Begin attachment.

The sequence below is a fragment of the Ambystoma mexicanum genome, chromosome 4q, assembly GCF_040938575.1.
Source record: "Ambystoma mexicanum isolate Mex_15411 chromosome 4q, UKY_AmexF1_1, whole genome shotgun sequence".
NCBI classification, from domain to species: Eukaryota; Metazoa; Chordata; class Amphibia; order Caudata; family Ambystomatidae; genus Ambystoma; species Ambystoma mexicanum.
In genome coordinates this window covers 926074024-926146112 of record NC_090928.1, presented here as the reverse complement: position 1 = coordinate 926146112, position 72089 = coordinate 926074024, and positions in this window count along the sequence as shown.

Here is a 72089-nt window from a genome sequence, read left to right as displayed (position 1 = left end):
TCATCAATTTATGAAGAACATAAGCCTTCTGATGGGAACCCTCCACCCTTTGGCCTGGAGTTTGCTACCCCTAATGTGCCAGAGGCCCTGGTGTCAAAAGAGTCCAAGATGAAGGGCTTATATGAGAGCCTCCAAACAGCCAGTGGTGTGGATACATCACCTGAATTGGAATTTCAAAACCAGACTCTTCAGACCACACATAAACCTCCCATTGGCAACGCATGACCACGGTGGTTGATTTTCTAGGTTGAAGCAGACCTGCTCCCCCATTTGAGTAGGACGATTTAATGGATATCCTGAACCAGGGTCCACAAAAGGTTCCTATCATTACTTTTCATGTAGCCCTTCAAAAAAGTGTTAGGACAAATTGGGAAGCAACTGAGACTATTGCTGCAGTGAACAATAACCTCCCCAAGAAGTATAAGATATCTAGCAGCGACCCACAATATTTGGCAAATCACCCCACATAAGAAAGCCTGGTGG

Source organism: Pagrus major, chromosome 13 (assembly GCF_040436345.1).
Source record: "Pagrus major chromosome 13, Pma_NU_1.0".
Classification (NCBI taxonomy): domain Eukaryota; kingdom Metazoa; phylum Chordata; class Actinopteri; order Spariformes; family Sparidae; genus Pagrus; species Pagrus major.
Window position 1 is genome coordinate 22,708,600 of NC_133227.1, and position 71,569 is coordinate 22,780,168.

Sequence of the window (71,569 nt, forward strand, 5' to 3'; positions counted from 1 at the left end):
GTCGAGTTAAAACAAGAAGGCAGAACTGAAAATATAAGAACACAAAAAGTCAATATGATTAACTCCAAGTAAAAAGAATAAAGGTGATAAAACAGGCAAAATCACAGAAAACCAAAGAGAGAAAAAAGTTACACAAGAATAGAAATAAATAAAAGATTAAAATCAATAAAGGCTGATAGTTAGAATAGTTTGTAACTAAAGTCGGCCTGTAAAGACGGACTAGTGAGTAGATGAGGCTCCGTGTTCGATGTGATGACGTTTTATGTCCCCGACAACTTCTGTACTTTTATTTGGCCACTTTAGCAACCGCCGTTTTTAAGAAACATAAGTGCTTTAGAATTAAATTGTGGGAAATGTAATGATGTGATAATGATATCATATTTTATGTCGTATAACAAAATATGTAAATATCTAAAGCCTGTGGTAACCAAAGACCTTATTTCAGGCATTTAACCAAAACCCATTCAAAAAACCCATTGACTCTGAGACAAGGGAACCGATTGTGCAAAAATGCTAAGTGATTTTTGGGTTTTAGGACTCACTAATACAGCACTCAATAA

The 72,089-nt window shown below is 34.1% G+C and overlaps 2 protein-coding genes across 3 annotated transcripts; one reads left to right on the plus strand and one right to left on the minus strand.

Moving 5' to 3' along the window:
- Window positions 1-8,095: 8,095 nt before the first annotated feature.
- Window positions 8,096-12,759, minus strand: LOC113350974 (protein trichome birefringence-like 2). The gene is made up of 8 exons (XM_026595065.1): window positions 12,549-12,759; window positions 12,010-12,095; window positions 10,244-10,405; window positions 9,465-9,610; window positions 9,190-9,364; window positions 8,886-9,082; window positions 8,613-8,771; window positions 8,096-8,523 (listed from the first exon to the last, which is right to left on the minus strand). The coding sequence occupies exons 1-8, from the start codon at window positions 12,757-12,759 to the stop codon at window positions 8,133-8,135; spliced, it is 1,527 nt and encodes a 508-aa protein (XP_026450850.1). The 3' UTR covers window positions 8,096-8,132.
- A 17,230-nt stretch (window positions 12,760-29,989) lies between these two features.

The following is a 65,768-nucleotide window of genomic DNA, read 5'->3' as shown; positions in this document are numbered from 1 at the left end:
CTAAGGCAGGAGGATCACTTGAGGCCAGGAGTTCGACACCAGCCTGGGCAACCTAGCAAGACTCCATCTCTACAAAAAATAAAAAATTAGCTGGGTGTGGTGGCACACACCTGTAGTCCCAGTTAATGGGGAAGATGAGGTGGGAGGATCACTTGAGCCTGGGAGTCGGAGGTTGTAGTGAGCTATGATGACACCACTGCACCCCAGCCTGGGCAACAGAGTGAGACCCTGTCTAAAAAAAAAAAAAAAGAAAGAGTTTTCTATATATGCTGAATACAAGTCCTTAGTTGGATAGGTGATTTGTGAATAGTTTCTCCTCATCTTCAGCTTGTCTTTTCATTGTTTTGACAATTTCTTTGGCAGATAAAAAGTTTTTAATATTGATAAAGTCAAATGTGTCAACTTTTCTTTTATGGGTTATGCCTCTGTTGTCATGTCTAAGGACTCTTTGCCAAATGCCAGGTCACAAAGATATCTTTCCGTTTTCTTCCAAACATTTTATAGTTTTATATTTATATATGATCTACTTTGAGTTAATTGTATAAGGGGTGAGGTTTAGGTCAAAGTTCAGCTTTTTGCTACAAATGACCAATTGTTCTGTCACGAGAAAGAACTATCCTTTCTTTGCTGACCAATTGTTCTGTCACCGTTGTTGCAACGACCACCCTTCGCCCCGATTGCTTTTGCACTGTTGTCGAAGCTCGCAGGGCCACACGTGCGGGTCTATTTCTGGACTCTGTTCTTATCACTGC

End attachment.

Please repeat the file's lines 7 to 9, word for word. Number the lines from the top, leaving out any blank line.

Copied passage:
Source organism: Pagrus major, chromosome 13 (assembly GCF_040436345.1).
Source record: "Pagrus major chromosome 13, Pma_NU_1.0".
Classification (NCBI taxonomy): domain Eukaryota; kingdom Metazoa; phylum Chordata; class Actinopteri; order Spariformes; family Sparidae; genus Pagrus; species Pagrus major.